Their debut was heavy bossa-nova influenced with a naive sound as well as shiny pop melodies, but soon they moved away from these direct pop songs and got darker and slower, the progress culminated in their third album “spring came, rain fell” from 2002, their most creative to date recording with diversified, semi-electronic and slightly experimental, but intensely emotional songs.
It´s obvious that songwriter and über-instrumentalist Johan Angergärd had Air’s “Moon Safari” in power rotation, with bubbly space synthesizers and fat bass keyboard. His writing and production is generally spare and simple so the little bits of color (a guitar lead here, a synth swoosh there) linger memorably and makes space for Angergård´s tenor that’s almost as light as bombshell singer Karolina Komstedst’s airy alto. But the real appeal of the album comes from Karolina Komstedt’s pillow-soft, slightly accented vocals, which have the kitschy allure of Claudine Longet, only with better enunciation and much less tendency to go off-key; Angergård only raises his voice on few tracks. The songs are mostly based on subtle layers of acoustic guitars, hand percussion, and rubbery, surprisingly melodic electric bass. They always keep the melancholic dreamy edge, now matter if they mix up Dub, C-86, triphop, chill out, 80’s or bossa nova, without ever losing focus on those wonderfully Scandinavian and melancholic pop melodies.
By the way, what´s wrong with Sweden? From jazz, hardcore/punk to indie in general, this country with only 8 millions inhabitants offers an above average count of bands with surpassing quality. Why is so much good music coming from Sweden (and Scandinavia in general)? I only can explain it with the short summers and cold winters, without nothing else to do than jam in rehearsal rooms (which you can find in almost every village around the country), because Gothenburg, Stockholm, Malmö or Umeå are much too far away.
Since 1970’s the Benelux countries became a rich source of experimenting musicians. The leading Belgian songwriter Stef Kamil Carlens was co-founder of the premium band dEUS. Between 1994-96 he recorded with them 3 highly successful albums and also his own legendary Moondog Jr. In 1997 Carlens left dEUS and started equally triumphant Zita Swoon, a band sailing like a magic spaceship between styles of past and future. Critics often struggle when it comes to categorizing the Zita Swoon sound, but retro-wave meets smoky, laid-back lounge blues will do for now. Zita Swoon are cultural nomads, their music is a journey through the long tradition of popular music, going from the absurd funk of Funkadelic over the era of singer-songwriters as Bob Dylan, Neil Young, towards the eclecticism of Tom Waits or Einstürzende Neubauten and the programmed sounds of Aphex Twins, DJ Shadow or Howie B. In a single song a total musical trip experience is to be discovered. A kindred spirit is found in musician as Beck, who feeds every concert and record with references to a long music history.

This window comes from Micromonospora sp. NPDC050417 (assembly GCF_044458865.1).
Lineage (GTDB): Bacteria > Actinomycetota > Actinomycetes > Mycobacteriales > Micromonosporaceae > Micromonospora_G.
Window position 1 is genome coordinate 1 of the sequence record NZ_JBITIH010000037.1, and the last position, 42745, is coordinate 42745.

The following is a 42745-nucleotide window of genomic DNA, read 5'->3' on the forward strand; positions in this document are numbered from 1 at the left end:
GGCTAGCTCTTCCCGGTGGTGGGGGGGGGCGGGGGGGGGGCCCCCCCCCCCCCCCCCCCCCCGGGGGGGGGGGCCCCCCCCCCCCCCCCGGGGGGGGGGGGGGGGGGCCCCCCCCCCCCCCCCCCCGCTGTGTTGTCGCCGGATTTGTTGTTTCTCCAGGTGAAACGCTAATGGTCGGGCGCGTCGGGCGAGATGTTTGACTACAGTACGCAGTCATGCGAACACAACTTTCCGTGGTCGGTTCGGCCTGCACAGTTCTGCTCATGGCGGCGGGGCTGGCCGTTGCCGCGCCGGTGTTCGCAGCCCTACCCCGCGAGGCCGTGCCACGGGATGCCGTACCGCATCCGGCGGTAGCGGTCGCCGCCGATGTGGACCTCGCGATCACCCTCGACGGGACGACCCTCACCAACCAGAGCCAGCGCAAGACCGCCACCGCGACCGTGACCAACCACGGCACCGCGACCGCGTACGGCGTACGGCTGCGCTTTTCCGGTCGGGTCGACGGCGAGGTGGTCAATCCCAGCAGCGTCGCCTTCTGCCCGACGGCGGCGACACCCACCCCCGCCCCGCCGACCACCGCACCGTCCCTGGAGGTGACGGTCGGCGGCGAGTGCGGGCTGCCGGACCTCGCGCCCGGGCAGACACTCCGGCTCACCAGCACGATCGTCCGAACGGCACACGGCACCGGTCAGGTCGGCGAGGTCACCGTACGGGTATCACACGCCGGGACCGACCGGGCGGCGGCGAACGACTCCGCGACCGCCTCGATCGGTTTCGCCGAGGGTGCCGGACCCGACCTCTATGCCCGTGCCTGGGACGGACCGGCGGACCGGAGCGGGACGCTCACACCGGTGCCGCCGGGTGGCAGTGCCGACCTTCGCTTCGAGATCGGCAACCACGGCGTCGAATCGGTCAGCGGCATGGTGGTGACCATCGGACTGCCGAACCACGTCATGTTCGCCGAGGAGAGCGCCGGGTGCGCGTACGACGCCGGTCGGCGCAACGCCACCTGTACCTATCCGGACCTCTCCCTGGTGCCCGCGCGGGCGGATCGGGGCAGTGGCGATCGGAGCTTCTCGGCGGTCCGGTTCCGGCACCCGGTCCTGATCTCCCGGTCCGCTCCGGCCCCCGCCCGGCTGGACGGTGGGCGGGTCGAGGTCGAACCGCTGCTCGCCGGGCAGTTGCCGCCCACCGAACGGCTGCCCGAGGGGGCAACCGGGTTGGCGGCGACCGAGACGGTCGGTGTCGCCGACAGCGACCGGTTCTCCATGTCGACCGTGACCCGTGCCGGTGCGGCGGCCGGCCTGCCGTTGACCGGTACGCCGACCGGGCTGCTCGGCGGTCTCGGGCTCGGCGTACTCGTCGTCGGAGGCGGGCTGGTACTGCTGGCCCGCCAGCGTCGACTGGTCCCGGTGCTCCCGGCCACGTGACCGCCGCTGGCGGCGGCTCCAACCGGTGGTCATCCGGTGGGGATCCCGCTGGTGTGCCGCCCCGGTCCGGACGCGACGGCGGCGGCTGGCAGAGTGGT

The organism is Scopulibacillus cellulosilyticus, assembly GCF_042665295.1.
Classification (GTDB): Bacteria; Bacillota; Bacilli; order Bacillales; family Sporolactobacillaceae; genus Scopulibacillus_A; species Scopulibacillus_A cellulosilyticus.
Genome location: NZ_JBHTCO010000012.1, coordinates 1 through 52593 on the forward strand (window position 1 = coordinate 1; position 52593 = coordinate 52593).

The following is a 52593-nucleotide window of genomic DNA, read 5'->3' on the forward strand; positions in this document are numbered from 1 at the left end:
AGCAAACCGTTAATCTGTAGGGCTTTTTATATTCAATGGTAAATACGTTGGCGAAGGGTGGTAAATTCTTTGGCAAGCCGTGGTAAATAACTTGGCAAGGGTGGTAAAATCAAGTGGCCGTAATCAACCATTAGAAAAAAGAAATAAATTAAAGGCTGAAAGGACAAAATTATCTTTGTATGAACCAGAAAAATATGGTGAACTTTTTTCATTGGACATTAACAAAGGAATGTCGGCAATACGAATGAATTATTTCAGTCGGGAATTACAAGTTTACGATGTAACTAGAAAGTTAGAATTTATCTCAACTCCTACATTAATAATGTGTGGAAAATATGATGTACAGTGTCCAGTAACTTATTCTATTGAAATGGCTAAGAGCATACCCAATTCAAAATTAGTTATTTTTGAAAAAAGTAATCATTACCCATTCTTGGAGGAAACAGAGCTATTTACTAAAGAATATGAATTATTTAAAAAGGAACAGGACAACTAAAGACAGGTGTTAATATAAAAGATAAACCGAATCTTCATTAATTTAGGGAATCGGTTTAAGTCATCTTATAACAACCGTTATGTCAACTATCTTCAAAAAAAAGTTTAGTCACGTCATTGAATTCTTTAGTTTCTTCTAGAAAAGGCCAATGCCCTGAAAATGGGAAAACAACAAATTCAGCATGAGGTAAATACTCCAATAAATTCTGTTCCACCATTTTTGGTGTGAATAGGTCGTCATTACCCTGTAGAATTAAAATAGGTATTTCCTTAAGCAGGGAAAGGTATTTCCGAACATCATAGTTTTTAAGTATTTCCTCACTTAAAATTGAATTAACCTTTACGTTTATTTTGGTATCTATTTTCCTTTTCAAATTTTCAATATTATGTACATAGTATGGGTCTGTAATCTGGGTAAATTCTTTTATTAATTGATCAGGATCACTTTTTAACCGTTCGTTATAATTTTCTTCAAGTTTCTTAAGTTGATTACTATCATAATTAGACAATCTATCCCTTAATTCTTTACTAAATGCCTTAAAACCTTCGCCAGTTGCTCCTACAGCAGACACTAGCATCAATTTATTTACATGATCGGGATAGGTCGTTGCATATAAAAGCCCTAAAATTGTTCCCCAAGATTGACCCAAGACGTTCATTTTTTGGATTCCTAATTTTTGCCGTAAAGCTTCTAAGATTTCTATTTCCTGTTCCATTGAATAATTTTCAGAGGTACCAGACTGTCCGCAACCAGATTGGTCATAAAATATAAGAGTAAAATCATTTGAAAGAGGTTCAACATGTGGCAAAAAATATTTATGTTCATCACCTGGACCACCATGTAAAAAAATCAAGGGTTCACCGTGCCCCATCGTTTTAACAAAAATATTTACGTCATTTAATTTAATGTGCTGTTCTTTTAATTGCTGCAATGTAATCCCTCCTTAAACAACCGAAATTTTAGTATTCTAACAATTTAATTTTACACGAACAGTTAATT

If there’s a single narrative thread linking the Zita Swoon songs together, it’s Carlen’s overwhelming passion for women and the complex emotional entanglement of love. Consider just the titles of albums like I Paint Pictures on a Wedding Dress (1998), Life = A Sexy Sanctuary (2001) and A Song About a Girls (2004), which proved to be instantly enjoyable, warm recordings with strong songs, lyrics in frensh and english.